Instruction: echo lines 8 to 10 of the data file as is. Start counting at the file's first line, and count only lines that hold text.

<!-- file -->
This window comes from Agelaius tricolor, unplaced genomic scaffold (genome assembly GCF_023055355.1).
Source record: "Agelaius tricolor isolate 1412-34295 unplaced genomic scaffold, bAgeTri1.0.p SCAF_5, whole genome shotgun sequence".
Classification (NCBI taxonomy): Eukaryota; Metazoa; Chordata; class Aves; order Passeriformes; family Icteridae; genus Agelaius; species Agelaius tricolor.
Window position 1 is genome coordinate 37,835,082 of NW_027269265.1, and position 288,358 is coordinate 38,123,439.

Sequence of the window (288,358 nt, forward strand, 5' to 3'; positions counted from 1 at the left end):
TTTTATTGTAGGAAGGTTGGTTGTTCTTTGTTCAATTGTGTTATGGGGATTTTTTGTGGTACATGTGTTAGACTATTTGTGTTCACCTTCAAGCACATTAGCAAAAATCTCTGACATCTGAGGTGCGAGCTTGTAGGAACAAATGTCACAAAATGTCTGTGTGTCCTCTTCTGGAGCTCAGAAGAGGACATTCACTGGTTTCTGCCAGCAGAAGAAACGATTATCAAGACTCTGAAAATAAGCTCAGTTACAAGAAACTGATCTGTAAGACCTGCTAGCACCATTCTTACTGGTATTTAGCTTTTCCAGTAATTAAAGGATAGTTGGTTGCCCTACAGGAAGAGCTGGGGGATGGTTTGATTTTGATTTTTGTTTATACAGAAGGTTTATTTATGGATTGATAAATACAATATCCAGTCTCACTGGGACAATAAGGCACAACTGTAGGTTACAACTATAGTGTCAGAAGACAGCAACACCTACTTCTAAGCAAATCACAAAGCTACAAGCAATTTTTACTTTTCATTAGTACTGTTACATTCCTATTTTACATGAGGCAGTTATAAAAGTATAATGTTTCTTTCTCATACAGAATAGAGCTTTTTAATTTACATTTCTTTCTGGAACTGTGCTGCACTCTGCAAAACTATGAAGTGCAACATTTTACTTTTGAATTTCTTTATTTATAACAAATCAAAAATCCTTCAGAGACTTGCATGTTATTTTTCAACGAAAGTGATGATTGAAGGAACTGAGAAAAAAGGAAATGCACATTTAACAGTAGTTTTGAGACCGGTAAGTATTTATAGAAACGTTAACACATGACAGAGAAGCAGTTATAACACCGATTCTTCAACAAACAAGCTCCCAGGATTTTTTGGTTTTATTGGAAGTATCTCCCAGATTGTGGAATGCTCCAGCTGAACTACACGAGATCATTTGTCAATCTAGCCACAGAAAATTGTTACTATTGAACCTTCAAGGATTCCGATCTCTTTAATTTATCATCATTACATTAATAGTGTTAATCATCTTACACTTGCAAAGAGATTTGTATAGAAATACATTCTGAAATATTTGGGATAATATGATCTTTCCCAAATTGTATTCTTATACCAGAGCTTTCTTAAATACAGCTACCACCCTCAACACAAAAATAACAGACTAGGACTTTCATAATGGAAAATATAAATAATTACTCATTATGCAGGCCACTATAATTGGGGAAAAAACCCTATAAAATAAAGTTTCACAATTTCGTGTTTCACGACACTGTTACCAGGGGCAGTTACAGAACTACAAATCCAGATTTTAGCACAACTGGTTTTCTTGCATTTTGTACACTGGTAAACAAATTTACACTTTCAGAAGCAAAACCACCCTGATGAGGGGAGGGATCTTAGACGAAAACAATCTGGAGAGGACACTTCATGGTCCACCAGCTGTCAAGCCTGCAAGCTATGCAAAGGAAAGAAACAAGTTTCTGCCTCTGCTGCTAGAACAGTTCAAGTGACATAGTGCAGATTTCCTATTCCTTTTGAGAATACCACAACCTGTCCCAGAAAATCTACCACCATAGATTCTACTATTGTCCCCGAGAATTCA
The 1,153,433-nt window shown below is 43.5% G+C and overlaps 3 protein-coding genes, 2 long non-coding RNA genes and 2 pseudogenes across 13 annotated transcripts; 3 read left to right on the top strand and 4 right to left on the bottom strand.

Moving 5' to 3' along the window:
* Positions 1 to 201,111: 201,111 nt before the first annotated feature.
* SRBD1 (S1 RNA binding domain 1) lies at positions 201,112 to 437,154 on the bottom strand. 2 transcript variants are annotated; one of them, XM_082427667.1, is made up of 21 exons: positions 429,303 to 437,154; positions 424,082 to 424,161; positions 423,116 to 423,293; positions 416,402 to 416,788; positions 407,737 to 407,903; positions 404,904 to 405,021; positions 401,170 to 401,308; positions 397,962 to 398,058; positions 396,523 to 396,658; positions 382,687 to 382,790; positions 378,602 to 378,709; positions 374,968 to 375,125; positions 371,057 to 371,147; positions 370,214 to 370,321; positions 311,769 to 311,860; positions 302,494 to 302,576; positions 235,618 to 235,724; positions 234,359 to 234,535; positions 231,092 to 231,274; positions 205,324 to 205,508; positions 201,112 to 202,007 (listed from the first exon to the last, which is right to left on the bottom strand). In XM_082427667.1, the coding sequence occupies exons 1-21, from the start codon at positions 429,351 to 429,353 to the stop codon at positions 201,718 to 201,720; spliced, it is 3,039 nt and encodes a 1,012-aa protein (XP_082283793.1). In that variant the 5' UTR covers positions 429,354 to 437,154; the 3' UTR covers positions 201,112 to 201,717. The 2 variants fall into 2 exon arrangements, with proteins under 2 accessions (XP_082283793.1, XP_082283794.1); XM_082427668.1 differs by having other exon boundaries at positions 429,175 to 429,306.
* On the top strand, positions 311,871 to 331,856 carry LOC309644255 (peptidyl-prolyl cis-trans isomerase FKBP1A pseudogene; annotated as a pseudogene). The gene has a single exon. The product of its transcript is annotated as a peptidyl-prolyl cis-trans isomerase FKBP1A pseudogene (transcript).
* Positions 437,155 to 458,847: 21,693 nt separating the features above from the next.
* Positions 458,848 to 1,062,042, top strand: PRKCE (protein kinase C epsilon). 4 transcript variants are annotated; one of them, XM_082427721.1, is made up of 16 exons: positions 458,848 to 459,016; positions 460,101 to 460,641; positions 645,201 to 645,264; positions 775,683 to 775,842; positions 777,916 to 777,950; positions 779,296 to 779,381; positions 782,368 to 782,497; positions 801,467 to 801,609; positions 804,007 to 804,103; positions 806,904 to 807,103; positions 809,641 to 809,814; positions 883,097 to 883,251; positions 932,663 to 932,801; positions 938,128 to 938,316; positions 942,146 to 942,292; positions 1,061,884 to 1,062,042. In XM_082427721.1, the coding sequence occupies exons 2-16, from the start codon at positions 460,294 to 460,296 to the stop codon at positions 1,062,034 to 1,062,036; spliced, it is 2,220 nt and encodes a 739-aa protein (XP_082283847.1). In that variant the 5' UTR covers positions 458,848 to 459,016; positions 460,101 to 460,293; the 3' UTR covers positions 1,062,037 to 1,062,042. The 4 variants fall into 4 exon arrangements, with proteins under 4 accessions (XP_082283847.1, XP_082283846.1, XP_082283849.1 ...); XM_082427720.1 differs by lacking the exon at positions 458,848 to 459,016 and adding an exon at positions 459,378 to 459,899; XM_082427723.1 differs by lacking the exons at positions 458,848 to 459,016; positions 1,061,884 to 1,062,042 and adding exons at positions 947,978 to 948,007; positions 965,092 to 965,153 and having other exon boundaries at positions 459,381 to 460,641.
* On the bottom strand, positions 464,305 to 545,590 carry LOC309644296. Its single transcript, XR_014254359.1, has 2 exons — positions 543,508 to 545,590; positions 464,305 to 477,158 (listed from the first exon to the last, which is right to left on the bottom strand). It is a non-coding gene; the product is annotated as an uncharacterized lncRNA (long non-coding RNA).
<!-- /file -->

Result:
Moving 5' to 3' along the window:
* Positions 1 to 201,111: 201,111 nt before the first annotated feature.
* SRBD1 (S1 RNA binding domain 1) lies at positions 201,112 to 437,154 on the bottom strand. 2 transcript variants are annotated; one of them, XM_082427667.1, is made up of 21 exons: positions 429,303 to 437,154; positions 424,082 to 424,161; positions 423,116 to 423,293; positions 416,402 to 416,788; positions 407,737 to 407,903; positions 404,904 to 405,021; positions 401,170 to 401,308; positions 397,962 to 398,058; positions 396,523 to 396,658; positions 382,687 to 382,790; positions 378,602 to 378,709; positions 374,968 to 375,125; positions 371,057 to 371,147; positions 370,214 to 370,321; positions 311,769 to 311,860; positions 302,494 to 302,576; positions 235,618 to 235,724; positions 234,359 to 234,535; positions 231,092 to 231,274; positions 205,324 to 205,508; positions 201,112 to 202,007 (listed from the first exon to the last, which is right to left on the bottom strand). In XM_082427667.1, the coding sequence occupies exons 1-21, from the start codon at positions 429,351 to 429,353 to the stop codon at positions 201,718 to 201,720; spliced, it is 3,039 nt and encodes a 1,012-aa protein (XP_082283793.1). In that variant the 5' UTR covers positions 429,354 to 437,154; the 3' UTR covers positions 201,112 to 201,717. The 2 variants fall into 2 exon arrangements, with proteins under 2 accessions (XP_082283793.1, XP_082283794.1); XM_082427668.1 differs by having other exon boundaries at positions 429,175 to 429,306.